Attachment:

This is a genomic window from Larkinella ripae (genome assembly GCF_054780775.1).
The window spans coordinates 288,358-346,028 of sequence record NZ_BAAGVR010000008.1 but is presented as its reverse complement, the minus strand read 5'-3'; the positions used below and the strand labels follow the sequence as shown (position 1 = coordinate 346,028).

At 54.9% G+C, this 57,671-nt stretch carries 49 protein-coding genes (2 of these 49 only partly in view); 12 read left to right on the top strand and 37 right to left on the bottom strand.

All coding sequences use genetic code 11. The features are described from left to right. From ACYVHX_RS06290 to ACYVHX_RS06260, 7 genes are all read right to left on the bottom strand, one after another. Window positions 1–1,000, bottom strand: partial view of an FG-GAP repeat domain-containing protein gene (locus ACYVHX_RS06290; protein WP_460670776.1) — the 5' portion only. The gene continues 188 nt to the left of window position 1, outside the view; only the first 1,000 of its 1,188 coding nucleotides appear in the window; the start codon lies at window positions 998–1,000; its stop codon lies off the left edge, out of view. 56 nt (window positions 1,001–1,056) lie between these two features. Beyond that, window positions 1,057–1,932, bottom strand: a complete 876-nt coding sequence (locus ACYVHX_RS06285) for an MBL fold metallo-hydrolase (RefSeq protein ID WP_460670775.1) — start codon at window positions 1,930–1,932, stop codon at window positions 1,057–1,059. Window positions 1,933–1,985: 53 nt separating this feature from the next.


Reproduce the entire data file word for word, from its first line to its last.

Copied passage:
This is a genomic window from Larkinella ripae (genome assembly GCF_054780775.1).
The window spans coordinates 288,358-346,028 of sequence record NZ_BAAGVR010000008.1 but is presented as its reverse complement, the minus strand read 5'-3'; the positions used below and the strand labels follow the sequence as shown (position 1 = coordinate 346,028).

At 54.9% G+C, this 57,671-nt stretch carries 49 protein-coding genes (2 of these 49 only partly in view); 12 read left to right on the top strand and 37 right to left on the bottom strand.

All coding sequences use genetic code 11. The features are described from left to right. From ACYVHX_RS06290 to ACYVHX_RS06260, 7 genes are all read right to left on the bottom strand, one after another. Window positions 1–1,000, bottom strand: partial view of an FG-GAP repeat domain-containing protein gene (locus ACYVHX_RS06290; protein WP_460670776.1) — the 5' portion only. The gene continues 188 nt to the left of window position 1, outside the view; only the first 1,000 of its 1,188 coding nucleotides appear in the window; the start codon lies at window positions 998–1,000; its stop codon lies off the left edge, out of view. 56 nt (window positions 1,001–1,056) lie between these two features. Beyond that, window positions 1,057–1,932, bottom strand: a complete 876-nt coding sequence (locus ACYVHX_RS06285) for an MBL fold metallo-hydrolase (RefSeq protein ID WP_460670775.1) — start codon at window positions 1,930–1,932, stop codon at window positions 1,057–1,059. Window positions 1,933–1,985: 53 nt separating this feature from the next.